Editor’s note: Each Wednesday, West Hawaii Today is publishing a story about individuals, groups or organizations that have helped make life better for others in our community during the COVID-19 pandemic.
A Kailua-Kona business struggling to recoup losses suffered after a three-month shutdown due to the pandemic has found a way to bounce back and give back to the community.
Kona Bay Books, Hawaii’s largest used book store, closed its doors in March because of COVID-19. Prior to the closure, the store purchased or issued credit to customers who brought in books.
Upon reopening this summer, however, it became clear that that business model could not be sustained in the current economic climate.
“We had a real struggle since we shut down from March to June,” said Barbara Sasaki, who is the mother of store owner, Sarah Gibbon, and is tending the bookstore until Gibbon moves back to the island later this year.
Gibbon, a 1999 Konawaena graduate who currently lives in Portland, Oregon, purchased the Kaiwi Street bookstore in February 2019. Gibbon’s goal, ever since she was a teenager growing up in Kona, was to provide a safe place for kids to go, have community attachment and read books to get inspired.
“In Portland, she is on the Board for Literary Arts and she’s hoping when she moves home she can bring a lot of that to Kona and really develop our literary community here,” said Sasaki.
When the pandemic hit, impacting the bookstore’s bottom line, Sasaki said her daughter came up with an idea that supported both the business and the community.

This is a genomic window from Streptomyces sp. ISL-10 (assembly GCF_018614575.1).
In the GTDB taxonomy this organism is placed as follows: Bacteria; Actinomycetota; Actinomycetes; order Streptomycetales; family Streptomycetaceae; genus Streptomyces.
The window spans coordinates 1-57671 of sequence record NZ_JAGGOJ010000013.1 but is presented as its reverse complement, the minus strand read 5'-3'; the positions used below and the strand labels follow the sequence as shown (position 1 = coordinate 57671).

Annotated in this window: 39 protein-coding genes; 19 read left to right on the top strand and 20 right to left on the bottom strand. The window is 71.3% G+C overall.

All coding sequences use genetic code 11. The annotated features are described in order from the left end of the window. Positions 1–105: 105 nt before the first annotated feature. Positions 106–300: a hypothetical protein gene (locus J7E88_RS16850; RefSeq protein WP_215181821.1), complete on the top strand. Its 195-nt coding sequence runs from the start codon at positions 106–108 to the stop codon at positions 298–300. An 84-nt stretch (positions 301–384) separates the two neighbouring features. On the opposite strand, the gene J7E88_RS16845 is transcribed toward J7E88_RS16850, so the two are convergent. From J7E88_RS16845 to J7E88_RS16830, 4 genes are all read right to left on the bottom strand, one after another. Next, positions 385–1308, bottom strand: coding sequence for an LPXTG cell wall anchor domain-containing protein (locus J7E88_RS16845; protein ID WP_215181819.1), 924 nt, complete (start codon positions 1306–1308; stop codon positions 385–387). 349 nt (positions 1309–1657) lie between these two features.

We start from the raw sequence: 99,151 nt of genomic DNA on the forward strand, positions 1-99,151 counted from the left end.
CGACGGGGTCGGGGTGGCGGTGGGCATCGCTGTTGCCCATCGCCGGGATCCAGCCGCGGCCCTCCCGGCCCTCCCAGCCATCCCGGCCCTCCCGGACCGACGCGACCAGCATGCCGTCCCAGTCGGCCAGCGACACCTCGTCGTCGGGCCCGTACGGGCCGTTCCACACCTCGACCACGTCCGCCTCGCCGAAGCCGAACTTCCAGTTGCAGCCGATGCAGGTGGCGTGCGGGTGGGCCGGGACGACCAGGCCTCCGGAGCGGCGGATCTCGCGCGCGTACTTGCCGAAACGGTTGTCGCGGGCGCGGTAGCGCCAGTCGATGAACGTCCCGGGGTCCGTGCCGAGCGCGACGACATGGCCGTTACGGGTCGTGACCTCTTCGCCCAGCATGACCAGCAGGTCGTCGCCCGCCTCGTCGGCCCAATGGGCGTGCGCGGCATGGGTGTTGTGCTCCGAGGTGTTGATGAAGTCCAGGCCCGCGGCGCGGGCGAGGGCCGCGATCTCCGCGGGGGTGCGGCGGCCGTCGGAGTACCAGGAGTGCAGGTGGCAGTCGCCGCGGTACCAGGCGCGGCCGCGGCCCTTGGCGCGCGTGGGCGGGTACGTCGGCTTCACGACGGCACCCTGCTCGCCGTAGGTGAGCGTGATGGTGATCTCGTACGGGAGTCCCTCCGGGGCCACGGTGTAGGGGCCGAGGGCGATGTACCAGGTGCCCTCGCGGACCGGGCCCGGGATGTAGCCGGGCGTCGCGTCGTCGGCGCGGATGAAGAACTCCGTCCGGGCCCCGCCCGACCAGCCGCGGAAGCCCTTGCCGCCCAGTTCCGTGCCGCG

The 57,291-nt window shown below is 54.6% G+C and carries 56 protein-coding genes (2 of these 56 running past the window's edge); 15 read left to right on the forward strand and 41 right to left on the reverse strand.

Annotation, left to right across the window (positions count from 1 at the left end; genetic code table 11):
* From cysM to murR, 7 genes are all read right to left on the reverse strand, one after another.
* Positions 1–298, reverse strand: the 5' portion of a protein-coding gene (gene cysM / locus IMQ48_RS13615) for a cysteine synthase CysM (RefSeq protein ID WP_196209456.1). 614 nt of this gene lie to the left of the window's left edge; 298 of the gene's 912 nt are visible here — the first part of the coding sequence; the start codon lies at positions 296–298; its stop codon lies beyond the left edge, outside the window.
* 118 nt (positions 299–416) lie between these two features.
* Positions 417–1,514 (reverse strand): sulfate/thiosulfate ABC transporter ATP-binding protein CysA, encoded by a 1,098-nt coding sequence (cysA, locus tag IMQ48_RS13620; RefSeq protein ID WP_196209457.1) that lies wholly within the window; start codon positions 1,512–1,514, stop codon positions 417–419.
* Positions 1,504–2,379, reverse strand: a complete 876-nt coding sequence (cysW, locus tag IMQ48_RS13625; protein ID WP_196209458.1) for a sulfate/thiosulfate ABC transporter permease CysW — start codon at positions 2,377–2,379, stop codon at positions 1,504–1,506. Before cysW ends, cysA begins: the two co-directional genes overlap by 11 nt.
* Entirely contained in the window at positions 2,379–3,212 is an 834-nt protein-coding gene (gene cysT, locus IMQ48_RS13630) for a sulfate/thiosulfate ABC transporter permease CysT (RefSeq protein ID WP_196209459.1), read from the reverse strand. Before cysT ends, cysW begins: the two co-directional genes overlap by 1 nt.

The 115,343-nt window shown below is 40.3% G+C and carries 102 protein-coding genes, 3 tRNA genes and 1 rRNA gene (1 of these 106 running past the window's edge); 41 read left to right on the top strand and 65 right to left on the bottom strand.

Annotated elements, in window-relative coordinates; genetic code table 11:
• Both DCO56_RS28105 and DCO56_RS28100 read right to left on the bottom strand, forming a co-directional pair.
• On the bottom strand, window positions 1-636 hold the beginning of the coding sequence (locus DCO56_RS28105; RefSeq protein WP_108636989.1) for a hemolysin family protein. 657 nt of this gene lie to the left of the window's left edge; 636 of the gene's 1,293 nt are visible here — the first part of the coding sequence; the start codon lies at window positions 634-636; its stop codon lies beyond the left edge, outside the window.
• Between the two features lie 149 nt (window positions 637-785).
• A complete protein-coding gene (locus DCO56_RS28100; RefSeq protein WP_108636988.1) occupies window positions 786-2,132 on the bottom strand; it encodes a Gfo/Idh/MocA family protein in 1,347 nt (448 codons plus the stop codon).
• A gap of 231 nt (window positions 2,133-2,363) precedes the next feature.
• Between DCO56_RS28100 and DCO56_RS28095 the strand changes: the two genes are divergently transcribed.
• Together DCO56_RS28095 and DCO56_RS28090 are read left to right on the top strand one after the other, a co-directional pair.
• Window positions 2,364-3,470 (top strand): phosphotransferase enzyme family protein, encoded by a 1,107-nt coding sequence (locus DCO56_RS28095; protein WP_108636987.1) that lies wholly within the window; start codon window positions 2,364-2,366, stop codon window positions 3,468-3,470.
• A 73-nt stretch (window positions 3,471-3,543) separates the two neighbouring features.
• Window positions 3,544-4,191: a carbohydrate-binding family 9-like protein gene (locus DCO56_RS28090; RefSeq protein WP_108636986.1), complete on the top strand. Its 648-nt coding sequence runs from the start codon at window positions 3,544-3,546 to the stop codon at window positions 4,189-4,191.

“We couldn’t afford to purchase books from the community for a while because we were really down on our revenue,” recalled Sasaki. “She said, ‘How about we encourage our customers to donate books to us and we will take those books, keep what we need and give the rest to the friends of the library and give $10 for every box of books donated to the Food Basket?’”
They set a goal of donating $10,000 by Christmas Eve. As of Oct. 1, the store will have raised close to $7,000.
“The community has been really wonderful because once they realized they weren’t just giving us their books, that we were also trying to help our community,” said Sasaki. “People also offered to give us cash, which goes 100% to The Food Basket.”
The store is also accepting nonperishable food donations that will be given to the food bank on a monthly basis. Customers can also donate store credit that they had accrued before the store closed with 50% of store credit going to The Food Basket.
Sasaki hopes Kona Bay Books can bring back store credit in November. Traditionally, that’s when their business would pick up. But the bookstore, like so many businesses in Hawaii, depends on on tourism. Sasaki estimates about 60% of their business is tourist based.
“Right now, we are only doing about 30% of our business so until we can pick it up, we needed to hold off on giving store credit at this time,” she said. “We are in survival mode right now. I’m selling mystery boxes of books on Instagram and Twitter and trying to make $50 every place we can.”
Kona Bay Books is open daily from noon to 6 p.m. For more information, visit www.konabaybooks.com.
Know a Hometown Hero that should be highlighted next Wednesday? It can be anybody, from a youngster doing good for the community, to a professional helping with the COVID-19 pandemic, or even a kupuna! Please send your nominations to [email protected] with the subject: Hometown Heroes Nomination. Please include the hero’s name, contact information and what makes them a hero.